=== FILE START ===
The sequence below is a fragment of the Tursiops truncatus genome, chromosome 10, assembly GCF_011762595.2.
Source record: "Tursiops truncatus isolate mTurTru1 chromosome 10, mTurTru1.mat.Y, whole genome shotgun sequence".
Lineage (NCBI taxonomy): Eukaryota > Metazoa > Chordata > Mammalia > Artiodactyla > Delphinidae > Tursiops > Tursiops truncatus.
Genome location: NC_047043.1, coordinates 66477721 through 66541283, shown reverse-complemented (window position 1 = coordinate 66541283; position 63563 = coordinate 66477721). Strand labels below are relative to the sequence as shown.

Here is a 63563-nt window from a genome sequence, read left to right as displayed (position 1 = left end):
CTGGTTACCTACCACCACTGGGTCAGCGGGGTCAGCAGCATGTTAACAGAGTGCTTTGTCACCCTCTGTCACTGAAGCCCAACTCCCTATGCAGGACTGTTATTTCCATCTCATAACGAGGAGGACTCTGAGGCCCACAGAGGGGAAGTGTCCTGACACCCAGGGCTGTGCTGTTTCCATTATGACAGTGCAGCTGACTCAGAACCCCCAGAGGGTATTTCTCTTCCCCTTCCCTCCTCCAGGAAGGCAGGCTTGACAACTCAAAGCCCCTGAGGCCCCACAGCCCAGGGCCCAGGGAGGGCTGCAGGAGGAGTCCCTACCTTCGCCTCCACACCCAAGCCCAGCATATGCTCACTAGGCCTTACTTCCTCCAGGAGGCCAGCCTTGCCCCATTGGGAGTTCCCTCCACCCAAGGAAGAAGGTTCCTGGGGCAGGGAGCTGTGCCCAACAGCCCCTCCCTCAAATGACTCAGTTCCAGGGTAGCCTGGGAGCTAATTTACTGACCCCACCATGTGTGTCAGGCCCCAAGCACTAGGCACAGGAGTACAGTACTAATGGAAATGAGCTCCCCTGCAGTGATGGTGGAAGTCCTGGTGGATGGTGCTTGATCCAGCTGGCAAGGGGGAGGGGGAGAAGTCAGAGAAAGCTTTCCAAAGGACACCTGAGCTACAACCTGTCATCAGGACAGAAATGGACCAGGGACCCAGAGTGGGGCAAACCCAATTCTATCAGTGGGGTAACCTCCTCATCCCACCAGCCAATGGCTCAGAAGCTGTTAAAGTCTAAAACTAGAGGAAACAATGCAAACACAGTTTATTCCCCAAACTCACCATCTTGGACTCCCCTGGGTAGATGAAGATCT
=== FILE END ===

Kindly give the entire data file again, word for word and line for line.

The sequence below is a fragment of the Tursiops truncatus genome, chromosome 10, assembly GCF_011762595.2.
Source record: "Tursiops truncatus isolate mTurTru1 chromosome 10, mTurTru1.mat.Y, whole genome shotgun sequence".
Lineage (NCBI taxonomy): Eukaryota > Metazoa > Chordata > Mammalia > Artiodactyla > Delphinidae > Tursiops > Tursiops truncatus.
Genome location: NC_047043.1, coordinates 66477721 through 66541283, shown reverse-complemented (window position 1 = coordinate 66541283; position 63563 = coordinate 66477721). Strand labels below are relative to the sequence as shown.

Here is a 63563-nt window from a genome sequence, read left to right as displayed (position 1 = left end):
CTGGTTACCTACCACCACTGGGTCAGCGGGGTCAGCAGCATGTTAACAGAGTGCTTTGTCACCCTCTGTCACTGAAGCCCAACTCCCTATGCAGGACTGTTATTTCCATCTCATAACGAGGAGGACTCTGAGGCCCACAGAGGGGAAGTGTCCTGACACCCAGGGCTGTGCTGTTTCCATTATGACAGTGCAGCTGACTCAGAACCCCCAGAGGGTATTTCTCTTCCCCTTCCCTCCTCCAGGAAGGCAGGCTTGACAACTCAAAGCCCCTGAGGCCCCACAGCCCAGGGCCCAGGGAGGGCTGCAGGAGGAGTCCCTACCTTCGCCTCCACACCCAAGCCCAGCATATGCTCACTAGGCCTTACTTCCTCCAGGAGGCCAGCCTTGCCCCATTGGGAGTTCCCTCCACCCAAGGAAGAAGGTTCCTGGGGCAGGGAGCTGTGCCCAACAGCCCCTCCCTCAAATGACTCAGTTCCAGGGTAGCCTGGGAGCTAATTTACTGACCCCACCATGTGTGTCAGGCCCCAAGCACTAGGCACAGGAGTACAGTACTAATGGAAATGAGCTCCCCTGCAGTGATGGTGGAAGTCCTGGTGGATGGTGCTTGATCCAGCTGGCAAGGGGGAGGGGGAGAAGTCAGAGAAAGCTTTCCAAAGGACACCTGAGCTACAACCTGTCATCAGGACAGAAATGGACCAGGGACCCAGAGTGGGGCAAACCCAATTCTATCAGTGGGGTAACCTCCTCATCCCACCAGCCAATGGCTCAGAAGCTGTTAAAGTCTAAAACTAGAGGAAACAATGCAAACACAGTTTATTCCCCAAACTCACCATCTTGGACTCCCCTGGGTAGATGAAGATCT